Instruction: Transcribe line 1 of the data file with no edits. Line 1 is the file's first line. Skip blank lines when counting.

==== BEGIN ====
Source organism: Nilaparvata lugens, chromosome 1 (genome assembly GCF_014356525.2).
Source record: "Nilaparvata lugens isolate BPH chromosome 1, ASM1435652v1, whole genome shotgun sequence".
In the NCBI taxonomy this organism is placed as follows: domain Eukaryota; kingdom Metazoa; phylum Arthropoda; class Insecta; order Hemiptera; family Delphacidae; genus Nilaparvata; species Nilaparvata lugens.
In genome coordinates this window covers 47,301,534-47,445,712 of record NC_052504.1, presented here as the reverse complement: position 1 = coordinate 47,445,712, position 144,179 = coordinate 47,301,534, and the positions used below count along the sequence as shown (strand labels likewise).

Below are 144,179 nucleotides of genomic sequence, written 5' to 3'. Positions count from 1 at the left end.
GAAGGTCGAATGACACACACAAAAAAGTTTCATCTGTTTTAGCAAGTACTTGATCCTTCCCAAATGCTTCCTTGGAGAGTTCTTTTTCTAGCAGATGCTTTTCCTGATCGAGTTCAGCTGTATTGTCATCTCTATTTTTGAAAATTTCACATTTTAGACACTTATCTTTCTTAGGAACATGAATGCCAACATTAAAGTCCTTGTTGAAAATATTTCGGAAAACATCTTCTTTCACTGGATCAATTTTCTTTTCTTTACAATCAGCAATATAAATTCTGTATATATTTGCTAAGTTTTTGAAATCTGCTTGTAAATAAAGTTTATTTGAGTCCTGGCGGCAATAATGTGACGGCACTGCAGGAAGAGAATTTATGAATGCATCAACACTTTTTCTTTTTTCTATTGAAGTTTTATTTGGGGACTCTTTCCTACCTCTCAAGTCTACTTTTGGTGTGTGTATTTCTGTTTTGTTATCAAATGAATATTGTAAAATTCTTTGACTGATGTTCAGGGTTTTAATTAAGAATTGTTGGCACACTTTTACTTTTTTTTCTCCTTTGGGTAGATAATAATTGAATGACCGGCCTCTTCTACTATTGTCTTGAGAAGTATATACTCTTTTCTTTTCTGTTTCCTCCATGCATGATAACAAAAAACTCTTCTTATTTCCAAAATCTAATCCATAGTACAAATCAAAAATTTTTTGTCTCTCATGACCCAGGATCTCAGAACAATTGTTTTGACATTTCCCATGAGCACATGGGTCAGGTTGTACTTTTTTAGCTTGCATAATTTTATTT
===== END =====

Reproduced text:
Source organism: Nilaparvata lugens, chromosome 1 (genome assembly GCF_014356525.2).